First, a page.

Compared to students who reported sleeping eight hours at night, high school students who slept less than six hours were twice as likely to self-report using alcohol, tobacco, marijuana or other drugs, and driving after drinking alcohol. They were also nearly twice as likely to report carrying a weapon or being in a fight. Researchers found the strongest associations were related to mood and self- harm. Those who slept less than six hours were more than three times as likely to consider or attempt suicide, and four times as likely to attempt suicide, resulting in treatment. Only 30 percent of the students in the study reported averaging more than eight hours of sleep on school nights.

 

The Youth Risk Behavior Surveys are administered biannually by the U.S. Centers for Disease Control and Prevention (CDC) at public and private schools across the country. Researchers used data from 67,615 high school students collected between 2007 and 2015. Personal safety risk-taking behaviors were examined individually and as composite categories. All analyses were weighted to account for the complex survey design and controlled for age, sex, race, and year of survey in mathematical models to test the association between sleep duration and each outcome of interest.

 

"Insufficient sleep in youth raises multiple public health concerns, including mental health, substance abuse, and motor vehicle crashes," said senior author Elizabeth Klerman, MD, PhD, director of the Analytic Modeling Unit, Division of Sleep and Circadian Disorders, Brigham and Women's Hospital. "More research is needed to determine the specific relationships between sleep and personal safety risk-taking behaviors. We should support efforts to promote healthy sleep habits and decrease barriers to sufficient sleep in this vulnerable population."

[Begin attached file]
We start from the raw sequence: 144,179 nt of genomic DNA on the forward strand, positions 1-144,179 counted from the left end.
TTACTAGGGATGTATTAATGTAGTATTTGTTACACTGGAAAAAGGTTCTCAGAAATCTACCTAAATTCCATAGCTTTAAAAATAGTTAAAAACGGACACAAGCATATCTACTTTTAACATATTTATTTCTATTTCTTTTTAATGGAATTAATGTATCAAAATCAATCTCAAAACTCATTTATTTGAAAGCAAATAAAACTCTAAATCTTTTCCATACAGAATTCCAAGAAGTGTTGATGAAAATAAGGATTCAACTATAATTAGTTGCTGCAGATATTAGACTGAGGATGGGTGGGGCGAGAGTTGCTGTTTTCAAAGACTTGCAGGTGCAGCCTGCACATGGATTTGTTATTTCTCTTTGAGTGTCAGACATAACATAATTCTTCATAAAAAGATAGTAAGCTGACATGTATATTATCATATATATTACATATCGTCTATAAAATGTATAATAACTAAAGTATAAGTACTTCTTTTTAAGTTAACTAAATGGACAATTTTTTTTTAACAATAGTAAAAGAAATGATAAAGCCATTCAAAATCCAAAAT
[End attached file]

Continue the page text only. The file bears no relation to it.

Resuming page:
https://www.sciencedaily.com/releases/2018/10/181001114300.htm

 

Mitigating stress, PTSD risk in warfighters

September 27, 2018

Science Daily/U.S. Army Research Laboratory

Researchers have developed a technique that has the potential to provide measures that facilitate the development of procedures to mitigate stress and the onset of conditions such as post-traumatic stress disorder in warfighters.

 

A U.S. Army Research Laboratory scientist has collaborated with a team of researchers from the University of North Texas to develop a new data processing technique that uses electroencephalogram, or EEG, time series variability as a measure of the state of the brain.

 

The researchers say such a technique has the potential to provide measures that facilitate the development of procedures to mitigate stress and the onset of conditions such as Post-Traumatic Stress Disorder in warfighters.

 

"The human brain is considered by many to be the most complex organ in existence, with over a billion neurons and having in excess of a trillion interconnections," said Dr. Bruce West, senior scientist of mathematics and information science at the U.S. Army Research Office and ARL Fellow.

 

According to West, it is the operation of this extraordinary complex network of neurons that hosts human thinking, and through the central nervous system, enables the functioning of most, if not all, of the physiologic networks, such as the respiratory, motor control and cardiovascular.

 

However, according to the researchers, even with this central role the brain plays in enabling our existence, remarkably little is known about how it does what it does.

 

Consequently, measures for how well the brain carries out its various functions are critical surrogates for understanding, particularly for maintaining the health and wellbeing of military personnel.

 

A small but measureable electrical signal generated by the mammalian brain was captured in the electrocardiogram of small animals by Caton in 1875 and in human brains by Berger in 1925.

 

Norbert Wiener, a half century later, provided the mathematical tools believed necessary to penetrate the mysterious relations between the brain waves in EEG time series and the functioning of the brain.